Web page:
If you want the expected value, one answer is $n E[S_{(m)}]$, where $S_{(m)}$ is the $m$th order statistic of a sample of $n$ gamma$(k,1)$ random variables. While this expression may not have a simple closed form, you may be able to get a decent-sized approximate answer from the literature on moments of order statistics. (Edit: This appears to be the case, even when comparing with the known asymptotic expression for the case $m=n$. See discussion at end.)

Here's the argument for $n E[S_{(m)}]$: Take a Poisson process $P$ with rate 1 and interarrival times $Z_1, Z_2, \ldots$. Let each event in the process $P$ have probability of $1/n$ of being the first kind of coupon, probability $1/n$ of being the second kind of coupon, and so forth. By the decomposition property of Poisson processes, we can then model the arrival of coupon type $i$ as a Poisson process $P_i$ with rate $1/n$, and the $P_i$'s are independent. Denote the time until process $P_i$ obtains $k$ coupons by $T_i$. Then $T_{i}$ has a gamma$(k,1/n)$ distribution. The waiting time until $m$ processes have obtained $k$ coupons is the $m$th order statistic $T_{(m)}$ of the iid random variables $T_1, T_2, \ldots, T_n$. Let $N_m$ denote the total number of events in the processes at time $T_{(m)}$. Thus $N_m$ is the random variable the OP is interested in. We have

$$T_{(m)} = \sum_{r=1}^{N_m} Z_r.$$

Since $N_m$ and the $Z_r$'s are independent, and the $Z_r$ are iid exponential(1), we have

$$E[T_{(m)}] = E\left[E\left[\sum_{r=1}^{N_m} Z_r \bigg| N_m \right] \right] = E\left[\sum_{r=1}^{N_m} E[Z_r] \right] = E\left[N_m \right].$$

By scaling properties of the gamma distribution, $T_i = n S_i$, where $S_i$ has a gamma$(k,1)$ distribution. Thus $T_{(m)} = n S_{(m)}$, and so $E\left[N_m \right] = n E[S_{(m)}]$.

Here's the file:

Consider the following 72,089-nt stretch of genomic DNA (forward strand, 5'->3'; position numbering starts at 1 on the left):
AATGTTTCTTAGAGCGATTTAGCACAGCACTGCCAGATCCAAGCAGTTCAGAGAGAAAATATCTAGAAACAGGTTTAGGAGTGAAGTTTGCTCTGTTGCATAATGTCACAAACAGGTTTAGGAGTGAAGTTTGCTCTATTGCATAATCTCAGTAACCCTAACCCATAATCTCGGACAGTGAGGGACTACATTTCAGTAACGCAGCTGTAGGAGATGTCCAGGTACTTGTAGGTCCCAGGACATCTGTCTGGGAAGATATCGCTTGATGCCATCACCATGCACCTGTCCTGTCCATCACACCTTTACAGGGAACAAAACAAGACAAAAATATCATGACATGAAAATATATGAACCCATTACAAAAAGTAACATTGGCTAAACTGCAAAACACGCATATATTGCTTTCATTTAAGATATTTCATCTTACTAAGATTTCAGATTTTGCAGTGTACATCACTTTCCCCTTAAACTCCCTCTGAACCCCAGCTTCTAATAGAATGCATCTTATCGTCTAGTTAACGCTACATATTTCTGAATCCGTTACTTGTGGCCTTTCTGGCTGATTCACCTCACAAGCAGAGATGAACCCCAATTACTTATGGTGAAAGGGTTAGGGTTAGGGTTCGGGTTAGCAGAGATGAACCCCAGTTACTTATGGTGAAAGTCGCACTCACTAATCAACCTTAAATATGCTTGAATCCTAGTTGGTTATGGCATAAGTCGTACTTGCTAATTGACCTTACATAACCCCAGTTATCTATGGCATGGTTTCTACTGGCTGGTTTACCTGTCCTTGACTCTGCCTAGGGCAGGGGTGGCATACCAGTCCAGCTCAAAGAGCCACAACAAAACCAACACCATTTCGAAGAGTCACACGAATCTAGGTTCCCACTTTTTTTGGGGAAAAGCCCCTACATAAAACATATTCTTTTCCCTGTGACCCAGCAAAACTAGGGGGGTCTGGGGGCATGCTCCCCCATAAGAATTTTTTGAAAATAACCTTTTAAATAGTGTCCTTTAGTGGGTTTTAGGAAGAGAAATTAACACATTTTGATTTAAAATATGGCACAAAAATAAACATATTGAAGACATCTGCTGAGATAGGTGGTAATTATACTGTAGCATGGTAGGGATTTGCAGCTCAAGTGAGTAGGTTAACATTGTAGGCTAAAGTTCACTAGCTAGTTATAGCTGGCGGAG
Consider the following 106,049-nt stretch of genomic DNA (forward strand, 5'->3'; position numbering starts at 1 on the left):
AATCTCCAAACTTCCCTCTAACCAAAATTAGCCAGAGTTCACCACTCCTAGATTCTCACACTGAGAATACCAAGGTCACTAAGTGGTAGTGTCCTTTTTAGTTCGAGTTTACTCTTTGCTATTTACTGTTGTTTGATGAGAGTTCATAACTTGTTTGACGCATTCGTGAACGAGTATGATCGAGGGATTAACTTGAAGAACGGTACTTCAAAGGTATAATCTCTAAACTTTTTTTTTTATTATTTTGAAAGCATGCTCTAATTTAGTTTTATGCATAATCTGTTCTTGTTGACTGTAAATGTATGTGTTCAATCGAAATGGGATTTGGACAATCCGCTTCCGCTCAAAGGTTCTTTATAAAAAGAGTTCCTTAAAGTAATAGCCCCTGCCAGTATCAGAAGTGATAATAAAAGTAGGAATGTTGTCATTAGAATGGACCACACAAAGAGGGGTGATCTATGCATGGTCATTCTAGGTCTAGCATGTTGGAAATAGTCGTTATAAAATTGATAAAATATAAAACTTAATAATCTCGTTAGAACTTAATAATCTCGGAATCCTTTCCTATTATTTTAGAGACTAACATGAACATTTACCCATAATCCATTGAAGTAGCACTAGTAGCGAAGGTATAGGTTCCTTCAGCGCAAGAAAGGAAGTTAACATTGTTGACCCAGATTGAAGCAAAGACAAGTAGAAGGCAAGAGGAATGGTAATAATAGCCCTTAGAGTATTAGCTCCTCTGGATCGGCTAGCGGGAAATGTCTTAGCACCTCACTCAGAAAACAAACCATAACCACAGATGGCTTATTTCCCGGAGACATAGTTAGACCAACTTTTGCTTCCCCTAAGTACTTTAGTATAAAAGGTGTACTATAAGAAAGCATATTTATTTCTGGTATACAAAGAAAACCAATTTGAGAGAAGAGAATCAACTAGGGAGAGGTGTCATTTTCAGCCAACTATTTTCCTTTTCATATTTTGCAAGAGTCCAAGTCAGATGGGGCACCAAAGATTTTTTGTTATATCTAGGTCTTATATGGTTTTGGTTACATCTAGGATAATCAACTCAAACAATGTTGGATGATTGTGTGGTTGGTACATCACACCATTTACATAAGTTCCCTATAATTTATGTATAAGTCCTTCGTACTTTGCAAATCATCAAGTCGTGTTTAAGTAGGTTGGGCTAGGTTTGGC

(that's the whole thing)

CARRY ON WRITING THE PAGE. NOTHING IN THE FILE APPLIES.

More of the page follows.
For more on this idea, see Lars Holt's paper "On the birthday, collectors', occupancy, and other classical urn problems," *International Statistical Review* 54(1) (1986), 15-27.

(ADDED: Looked up literature on moments of order statistics.)

David and Nagaraja's text *Order Statistics* (pp. 91-92) implies the bound
$$n P^{-1}\left(k,\frac{m-1}{n}\right) \leq n E[S_{(m)}] \leq n P^{-1}\left(k,\frac{m}{n}\right),$$
where $P(k,x)$ is the regularized incomplete gamma function.

Some software programs can invert $P$ for you numerically. Trying a few examples, it appears that the bounds given by David and Nagaraja can be quite tight. For example, taking $n$ = 100,000, $m$ = 50,000, and $k$ = 25,000, the two bounds give estimates (via Mathematica) around $2.5 \times 10^9$, and the difference between the two estimates is about 400. More extreme values for $k$ and $m$ give results that are not as good, but even values as extreme as $m$ = 10, $k$ = 4 with $n$ = 100,000 still yield a relative error of less than 3%. Depending on the precision you need, this might be good enough.

Moreover, these bounds seem to give better results for $m \approx n$ versus using the asymptotic expression for the case $m = n$ given in Flajolet and Sedgewick's *Analytic Combinatorics* as an estimate. The latter has error $o(n)$ and appears to be for fixed $k$. If $k$ is small, the asymptotic estimate is within or is quite close to the David and Nagaraja bounds. However, for large enough $k$ (say, on the order of $n$) the error in the asymptotic is on the order of the size of estimate, and the asymptotic expression can even produce a negative expected value estimate. In contrast, the bounds from the order statistics approach appear to get tighter when $k$ is on the order of $n$.

(Caution: There are two versions of the regularized incomplete gamma function: the *lower* one $P$ that we want with bounds from $0$ to $x$, and the *upper* one $Q$ with bounds from $x$ to $\infty$. Some software programs use the upper one.)

first$m$ bins to have at least $k$ balls, right? $\endgroup$`How many sample trials are needed to collect at least $m$ coupons at least $k$ times?`

- and by that I meanany$m$ coupons. My example is misleading as well, sorry about that. The question is much more easily stated as a ball-and-bins problem, as I later realized. $\endgroup$6more comments